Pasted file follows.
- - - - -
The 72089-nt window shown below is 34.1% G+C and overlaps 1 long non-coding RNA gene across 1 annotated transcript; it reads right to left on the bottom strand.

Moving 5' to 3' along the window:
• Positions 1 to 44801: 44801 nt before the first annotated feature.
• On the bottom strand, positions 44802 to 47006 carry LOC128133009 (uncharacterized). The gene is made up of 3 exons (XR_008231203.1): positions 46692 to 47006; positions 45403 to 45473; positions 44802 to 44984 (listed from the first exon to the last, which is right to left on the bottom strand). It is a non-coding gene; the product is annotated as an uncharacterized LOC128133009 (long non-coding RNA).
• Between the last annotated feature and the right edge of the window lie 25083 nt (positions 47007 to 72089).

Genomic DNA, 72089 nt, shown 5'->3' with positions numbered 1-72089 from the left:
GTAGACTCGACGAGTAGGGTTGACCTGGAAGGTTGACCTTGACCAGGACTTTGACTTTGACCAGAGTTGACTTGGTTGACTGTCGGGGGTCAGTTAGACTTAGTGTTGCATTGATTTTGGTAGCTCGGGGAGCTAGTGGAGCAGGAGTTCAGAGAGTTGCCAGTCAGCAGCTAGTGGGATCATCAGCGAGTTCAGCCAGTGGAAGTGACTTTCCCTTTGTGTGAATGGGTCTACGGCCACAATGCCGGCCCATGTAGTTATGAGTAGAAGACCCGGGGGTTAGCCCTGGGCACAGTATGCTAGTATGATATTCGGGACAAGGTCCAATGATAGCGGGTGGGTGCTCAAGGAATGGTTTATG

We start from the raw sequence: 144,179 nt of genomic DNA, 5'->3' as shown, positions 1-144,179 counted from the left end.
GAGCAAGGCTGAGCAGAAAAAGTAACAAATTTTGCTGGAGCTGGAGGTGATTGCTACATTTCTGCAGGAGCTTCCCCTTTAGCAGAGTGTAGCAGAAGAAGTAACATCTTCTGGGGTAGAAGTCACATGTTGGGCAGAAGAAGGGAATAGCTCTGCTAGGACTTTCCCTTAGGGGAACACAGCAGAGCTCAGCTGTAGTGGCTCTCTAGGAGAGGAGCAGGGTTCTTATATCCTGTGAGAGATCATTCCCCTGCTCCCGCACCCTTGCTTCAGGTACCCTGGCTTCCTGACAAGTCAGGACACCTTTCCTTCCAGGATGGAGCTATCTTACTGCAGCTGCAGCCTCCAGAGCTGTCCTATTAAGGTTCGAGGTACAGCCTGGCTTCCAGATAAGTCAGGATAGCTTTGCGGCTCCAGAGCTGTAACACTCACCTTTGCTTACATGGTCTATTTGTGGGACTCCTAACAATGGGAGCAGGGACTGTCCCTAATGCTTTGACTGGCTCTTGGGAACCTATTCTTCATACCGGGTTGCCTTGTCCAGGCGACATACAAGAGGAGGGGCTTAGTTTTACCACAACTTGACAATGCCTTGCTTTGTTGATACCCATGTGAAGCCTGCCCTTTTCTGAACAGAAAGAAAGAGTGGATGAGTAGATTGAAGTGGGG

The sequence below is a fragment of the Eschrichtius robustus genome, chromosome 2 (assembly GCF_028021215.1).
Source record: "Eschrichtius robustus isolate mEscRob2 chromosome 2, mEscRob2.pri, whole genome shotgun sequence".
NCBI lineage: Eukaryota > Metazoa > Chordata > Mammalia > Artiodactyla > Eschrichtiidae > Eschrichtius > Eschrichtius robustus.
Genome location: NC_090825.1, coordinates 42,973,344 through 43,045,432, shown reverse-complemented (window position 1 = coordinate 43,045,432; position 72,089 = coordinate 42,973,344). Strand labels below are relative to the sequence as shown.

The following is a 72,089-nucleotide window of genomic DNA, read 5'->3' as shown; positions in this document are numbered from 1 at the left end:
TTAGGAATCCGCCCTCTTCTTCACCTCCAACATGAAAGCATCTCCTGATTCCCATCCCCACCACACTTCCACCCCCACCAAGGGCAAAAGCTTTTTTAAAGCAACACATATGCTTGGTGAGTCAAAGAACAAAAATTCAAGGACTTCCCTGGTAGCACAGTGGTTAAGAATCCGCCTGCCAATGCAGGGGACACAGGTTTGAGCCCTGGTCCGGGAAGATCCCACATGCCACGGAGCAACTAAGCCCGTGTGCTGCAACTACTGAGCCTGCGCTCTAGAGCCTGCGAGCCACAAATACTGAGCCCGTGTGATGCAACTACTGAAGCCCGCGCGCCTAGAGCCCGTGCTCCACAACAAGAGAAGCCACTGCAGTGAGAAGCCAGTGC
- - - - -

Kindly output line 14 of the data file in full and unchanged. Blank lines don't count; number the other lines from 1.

The following is a 72,089-nucleotide window of genomic DNA, read 5'->3' as shown; positions in this document are numbered from 1 at the left end: